As with the first movie, Dual Matrix is a cyberpunk story which is centered on action but not so much so that ignores character development or emotional complications, such as Yoko’s initial reaction of fear when she sees that Mommy is at least partly artificial and Armitage’s reaction to her daughter’s reaction. It definitely tries to portray the robotic Armitage as being more human than the more villainous humans she interacts with. The writing and storytelling is a bit smoother and less riddled with logical leaps than the original movie, although there are still a couple of points that strain credibility. (An outside lift in the orbital platform tower at such a high altitude?) Again, there is one exception: at one point when Armitage confronts Demetrio, she spout off a line about the ability to reduce that sounded extremely hackneyed, as does Demetrio’s response to it. The one other flaw here is that the final confrontation between Armitage and Ross and her duplicates in the orbital platform tower is allowed to go on a little too long; the movie would have been better had it been about five minutes shorter.

      As with the original, the principle voice work for Dual Matrix appears to have been in English, although this time around a Japanese dub is also included. Also as with the original, a couple of Hollywood actors are brought in: Juliette Lewis picks up the role of Armitage originally voiced by Elizabeth Berkley (and does a better job at it), and Ahmed Best of Jar-Jar Binks fame voices the new character Mouse. That two names recognizable to general American audiences would be called upon to voice anime roles is highly unusual, since English anime voice actors are typically only well-known within the fan community. Keither Sutherland does not return as Ross, but whether that’s a Good Thing or not you’ll have to decide for yourself; he gave a dark, tired tone to the character, whereas the new voice actor gives him a more energetic tone. (Although it could certainly be argued that Ross has been rejuvenated by his new life.) Julian, the only other character carrying over from the original series, is voice by the same actress who did the original role.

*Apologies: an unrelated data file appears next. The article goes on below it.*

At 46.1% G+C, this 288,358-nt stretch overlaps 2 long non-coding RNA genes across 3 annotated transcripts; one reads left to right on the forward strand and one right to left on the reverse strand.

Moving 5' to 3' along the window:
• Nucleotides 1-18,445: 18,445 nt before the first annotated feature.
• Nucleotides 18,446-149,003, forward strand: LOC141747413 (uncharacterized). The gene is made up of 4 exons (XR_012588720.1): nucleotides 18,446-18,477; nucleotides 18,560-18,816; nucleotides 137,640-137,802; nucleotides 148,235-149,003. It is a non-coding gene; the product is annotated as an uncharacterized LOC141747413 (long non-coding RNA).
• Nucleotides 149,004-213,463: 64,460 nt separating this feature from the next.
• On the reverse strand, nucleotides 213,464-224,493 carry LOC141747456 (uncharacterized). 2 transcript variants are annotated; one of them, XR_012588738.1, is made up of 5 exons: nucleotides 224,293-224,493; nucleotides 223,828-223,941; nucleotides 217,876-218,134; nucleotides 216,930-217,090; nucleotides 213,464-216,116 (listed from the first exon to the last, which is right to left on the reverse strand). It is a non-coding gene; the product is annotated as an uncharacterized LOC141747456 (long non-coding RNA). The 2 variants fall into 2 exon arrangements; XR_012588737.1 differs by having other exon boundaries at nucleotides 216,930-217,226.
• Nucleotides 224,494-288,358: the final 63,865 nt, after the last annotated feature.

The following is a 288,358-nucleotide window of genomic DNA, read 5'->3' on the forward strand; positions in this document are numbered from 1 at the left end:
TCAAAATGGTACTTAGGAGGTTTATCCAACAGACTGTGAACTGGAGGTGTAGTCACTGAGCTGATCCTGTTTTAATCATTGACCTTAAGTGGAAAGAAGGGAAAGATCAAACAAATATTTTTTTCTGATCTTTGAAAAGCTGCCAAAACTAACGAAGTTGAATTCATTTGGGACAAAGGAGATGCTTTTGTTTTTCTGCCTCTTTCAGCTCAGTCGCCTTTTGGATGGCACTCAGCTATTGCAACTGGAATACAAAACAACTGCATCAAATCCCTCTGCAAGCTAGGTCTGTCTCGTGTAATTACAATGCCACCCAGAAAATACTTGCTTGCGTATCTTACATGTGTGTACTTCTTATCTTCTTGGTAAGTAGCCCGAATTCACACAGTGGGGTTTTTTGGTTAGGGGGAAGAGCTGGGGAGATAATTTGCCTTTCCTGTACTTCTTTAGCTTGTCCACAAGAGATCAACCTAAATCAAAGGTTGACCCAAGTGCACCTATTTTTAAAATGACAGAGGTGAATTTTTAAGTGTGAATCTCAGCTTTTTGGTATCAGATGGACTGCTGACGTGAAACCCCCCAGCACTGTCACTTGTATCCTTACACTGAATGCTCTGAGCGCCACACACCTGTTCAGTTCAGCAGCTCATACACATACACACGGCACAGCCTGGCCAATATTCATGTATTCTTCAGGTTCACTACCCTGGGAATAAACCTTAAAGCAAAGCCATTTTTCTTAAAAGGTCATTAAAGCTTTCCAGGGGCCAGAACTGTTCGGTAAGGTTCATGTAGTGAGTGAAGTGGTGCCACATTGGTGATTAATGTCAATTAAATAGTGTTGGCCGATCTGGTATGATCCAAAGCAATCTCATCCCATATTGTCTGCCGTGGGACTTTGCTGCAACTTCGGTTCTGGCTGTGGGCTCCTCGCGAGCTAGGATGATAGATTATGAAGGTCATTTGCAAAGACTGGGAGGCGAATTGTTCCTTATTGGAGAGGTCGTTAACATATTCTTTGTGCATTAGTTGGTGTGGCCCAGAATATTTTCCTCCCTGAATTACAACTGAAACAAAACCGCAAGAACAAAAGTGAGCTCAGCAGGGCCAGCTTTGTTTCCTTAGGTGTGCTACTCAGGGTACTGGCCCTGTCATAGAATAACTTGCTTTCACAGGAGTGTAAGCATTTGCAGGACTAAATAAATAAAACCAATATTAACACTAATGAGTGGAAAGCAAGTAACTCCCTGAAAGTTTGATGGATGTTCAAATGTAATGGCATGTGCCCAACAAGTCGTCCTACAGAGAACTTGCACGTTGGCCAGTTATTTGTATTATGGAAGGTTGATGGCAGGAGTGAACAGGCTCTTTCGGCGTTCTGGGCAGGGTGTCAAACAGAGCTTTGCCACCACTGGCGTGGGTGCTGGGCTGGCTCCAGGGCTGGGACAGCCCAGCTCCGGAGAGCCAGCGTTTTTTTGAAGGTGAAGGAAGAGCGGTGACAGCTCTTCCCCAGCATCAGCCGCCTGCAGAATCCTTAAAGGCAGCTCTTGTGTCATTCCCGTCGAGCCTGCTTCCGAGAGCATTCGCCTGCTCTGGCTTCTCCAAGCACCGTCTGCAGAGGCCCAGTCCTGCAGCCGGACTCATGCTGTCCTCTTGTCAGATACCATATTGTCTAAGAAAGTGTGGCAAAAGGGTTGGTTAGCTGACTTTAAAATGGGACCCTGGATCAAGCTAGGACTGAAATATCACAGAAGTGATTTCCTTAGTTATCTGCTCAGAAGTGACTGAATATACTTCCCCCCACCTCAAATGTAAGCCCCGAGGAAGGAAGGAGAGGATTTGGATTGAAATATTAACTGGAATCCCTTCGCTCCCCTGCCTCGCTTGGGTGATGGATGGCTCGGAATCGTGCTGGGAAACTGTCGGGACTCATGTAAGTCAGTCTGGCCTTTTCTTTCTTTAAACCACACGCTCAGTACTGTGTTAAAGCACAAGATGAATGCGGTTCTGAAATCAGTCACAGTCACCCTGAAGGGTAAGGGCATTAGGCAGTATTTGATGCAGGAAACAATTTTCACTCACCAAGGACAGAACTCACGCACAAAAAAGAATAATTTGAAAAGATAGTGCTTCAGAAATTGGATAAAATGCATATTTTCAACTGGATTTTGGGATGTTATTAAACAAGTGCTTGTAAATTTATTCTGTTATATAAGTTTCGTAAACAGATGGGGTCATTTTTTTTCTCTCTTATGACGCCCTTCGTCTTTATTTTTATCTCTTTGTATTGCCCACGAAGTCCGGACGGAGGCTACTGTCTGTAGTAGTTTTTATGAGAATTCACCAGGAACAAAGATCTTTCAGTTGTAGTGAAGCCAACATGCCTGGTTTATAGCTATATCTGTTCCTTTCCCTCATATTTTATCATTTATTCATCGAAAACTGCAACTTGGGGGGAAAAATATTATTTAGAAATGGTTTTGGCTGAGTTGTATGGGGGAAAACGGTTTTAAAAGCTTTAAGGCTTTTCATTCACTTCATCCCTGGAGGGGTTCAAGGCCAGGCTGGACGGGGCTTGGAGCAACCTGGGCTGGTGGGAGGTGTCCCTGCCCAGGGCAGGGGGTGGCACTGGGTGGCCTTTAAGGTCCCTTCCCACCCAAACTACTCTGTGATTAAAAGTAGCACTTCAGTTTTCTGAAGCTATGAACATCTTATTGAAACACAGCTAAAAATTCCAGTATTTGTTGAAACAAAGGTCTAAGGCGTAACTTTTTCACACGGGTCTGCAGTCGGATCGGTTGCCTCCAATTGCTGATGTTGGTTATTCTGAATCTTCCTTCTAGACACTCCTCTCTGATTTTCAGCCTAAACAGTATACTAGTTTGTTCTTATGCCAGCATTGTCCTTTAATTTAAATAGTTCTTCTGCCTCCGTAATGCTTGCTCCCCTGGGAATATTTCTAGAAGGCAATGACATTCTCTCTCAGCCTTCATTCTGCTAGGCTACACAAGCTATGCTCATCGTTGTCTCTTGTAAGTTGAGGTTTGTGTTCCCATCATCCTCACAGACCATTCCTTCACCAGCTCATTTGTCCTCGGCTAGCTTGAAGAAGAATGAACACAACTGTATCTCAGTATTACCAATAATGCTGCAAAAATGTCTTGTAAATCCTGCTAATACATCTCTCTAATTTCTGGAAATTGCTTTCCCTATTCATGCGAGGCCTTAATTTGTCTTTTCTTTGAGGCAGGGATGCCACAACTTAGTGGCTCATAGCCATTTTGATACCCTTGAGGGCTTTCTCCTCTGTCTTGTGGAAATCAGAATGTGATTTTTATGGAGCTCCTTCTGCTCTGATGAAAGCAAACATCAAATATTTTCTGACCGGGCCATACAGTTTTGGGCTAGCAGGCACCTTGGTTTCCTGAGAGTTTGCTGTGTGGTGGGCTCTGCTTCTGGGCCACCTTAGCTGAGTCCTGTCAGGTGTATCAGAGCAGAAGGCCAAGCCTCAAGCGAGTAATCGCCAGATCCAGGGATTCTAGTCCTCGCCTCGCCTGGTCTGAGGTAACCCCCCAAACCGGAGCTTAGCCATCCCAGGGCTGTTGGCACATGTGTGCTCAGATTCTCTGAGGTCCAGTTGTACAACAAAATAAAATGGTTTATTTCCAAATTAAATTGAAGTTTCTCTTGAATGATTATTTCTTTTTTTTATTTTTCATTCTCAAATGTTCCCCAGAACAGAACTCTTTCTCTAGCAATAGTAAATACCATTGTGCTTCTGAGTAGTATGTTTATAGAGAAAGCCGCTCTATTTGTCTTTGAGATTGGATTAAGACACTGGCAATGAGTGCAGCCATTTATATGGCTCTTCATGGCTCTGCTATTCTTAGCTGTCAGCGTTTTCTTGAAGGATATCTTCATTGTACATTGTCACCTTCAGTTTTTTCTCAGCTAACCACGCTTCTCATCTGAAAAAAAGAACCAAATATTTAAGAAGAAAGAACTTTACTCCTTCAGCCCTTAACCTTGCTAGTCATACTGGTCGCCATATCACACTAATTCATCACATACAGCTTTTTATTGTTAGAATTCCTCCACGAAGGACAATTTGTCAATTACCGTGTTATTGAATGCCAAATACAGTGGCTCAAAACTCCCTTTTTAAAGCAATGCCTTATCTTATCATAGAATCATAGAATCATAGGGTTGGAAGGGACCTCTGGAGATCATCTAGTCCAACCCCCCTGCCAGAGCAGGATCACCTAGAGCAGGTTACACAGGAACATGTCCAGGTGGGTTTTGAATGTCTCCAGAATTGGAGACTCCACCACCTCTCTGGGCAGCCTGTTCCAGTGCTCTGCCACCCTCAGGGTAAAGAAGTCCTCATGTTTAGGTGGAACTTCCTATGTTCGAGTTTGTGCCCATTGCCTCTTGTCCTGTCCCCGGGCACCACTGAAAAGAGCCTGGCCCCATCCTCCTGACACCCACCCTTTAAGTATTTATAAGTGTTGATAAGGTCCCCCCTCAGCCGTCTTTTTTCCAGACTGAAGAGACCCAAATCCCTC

Although I wouldn’t rate Dual Matrix among the top tier of anime films, it is a view that I can recommend, especially if you saw and liked the original.

 

DVD Extras

      Included with the Special Edition DVD is a booklet which gives character profiles, a brief glossary of terms, a Character Relationship chart, and a breakdown of the credits. Extras on the DVD itself include:

·  Company previews

·  Movie teasers

·  5.1 Musical Player – plays choice of three musical numbers from the movie.

·  Character Designs – shown as cel overlays above the base DVD background. I did not care for the format on this.

·  Assembling Armitage – an approx. 17-minute “making of” feature including interviews with the director, music designer, and Juliette Lewis.

 

Principle English Voice Actors

Role

Voice Actor

Naomi Armitage

Juliette Lewis

Ross Sylibus/Kevin Oldman

Skip Stellrecht

Yoko

Rebecca Forstadt

Demitrio

Michael McConnohie

Mouse

Ahmed A. Best

Julian

Mona Marshall

Colonel Strings

Tom Wyner

Frederick Ohara

Michael Forest